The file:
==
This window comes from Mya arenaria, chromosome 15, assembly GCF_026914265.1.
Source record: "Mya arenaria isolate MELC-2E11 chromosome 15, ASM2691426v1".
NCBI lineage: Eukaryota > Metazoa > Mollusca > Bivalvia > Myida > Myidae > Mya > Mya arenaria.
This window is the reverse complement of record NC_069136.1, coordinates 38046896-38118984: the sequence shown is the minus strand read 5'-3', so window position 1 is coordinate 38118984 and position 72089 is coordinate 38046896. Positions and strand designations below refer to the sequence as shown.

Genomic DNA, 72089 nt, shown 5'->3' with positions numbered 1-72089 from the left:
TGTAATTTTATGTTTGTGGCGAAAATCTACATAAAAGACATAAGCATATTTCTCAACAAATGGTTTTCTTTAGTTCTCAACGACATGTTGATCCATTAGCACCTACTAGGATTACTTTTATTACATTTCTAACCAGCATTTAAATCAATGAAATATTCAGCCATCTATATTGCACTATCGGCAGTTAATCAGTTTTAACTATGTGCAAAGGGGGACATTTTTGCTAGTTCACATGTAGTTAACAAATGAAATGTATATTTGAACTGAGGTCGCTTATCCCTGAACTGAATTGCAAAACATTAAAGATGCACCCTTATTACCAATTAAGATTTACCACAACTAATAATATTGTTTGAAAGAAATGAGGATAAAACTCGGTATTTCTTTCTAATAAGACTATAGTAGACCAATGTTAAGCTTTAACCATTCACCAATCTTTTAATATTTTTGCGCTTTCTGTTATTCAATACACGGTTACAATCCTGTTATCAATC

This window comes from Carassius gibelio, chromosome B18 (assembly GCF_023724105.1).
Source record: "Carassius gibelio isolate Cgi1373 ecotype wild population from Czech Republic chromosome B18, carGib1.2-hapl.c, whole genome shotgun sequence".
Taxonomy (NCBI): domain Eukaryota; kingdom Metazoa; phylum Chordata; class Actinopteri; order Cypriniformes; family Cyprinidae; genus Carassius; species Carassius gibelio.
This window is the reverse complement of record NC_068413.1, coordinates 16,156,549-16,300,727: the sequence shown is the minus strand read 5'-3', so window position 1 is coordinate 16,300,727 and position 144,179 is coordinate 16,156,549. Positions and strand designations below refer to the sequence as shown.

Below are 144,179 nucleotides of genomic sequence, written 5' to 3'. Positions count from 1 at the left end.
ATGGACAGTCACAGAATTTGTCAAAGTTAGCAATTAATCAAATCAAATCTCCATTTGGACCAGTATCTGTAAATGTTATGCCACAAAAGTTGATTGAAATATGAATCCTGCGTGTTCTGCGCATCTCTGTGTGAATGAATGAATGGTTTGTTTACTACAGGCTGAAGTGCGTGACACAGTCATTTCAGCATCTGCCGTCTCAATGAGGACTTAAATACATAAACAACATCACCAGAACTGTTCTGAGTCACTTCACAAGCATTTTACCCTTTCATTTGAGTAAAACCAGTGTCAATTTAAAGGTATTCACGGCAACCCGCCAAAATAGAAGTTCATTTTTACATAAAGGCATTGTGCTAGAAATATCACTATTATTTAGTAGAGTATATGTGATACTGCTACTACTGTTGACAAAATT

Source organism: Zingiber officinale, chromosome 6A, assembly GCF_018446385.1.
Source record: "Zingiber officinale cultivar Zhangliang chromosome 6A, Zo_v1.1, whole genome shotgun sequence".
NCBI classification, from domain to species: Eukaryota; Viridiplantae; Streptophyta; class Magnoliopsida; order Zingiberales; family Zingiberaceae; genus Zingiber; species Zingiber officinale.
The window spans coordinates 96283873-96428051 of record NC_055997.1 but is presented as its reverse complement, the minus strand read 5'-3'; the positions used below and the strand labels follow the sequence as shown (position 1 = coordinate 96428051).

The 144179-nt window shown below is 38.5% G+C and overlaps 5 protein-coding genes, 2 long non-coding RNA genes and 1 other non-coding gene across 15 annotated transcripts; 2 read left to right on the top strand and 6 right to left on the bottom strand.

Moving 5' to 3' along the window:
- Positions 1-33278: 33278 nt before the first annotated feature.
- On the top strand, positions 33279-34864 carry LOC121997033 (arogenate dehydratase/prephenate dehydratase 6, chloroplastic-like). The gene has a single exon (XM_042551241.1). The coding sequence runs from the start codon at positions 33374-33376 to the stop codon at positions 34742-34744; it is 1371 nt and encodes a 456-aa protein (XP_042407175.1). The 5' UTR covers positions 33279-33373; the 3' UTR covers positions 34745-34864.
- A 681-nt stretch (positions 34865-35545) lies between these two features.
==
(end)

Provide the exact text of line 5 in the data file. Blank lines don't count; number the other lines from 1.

Genomic DNA, 72089 nt, shown 5'->3' with positions numbered 1-72089 from the left: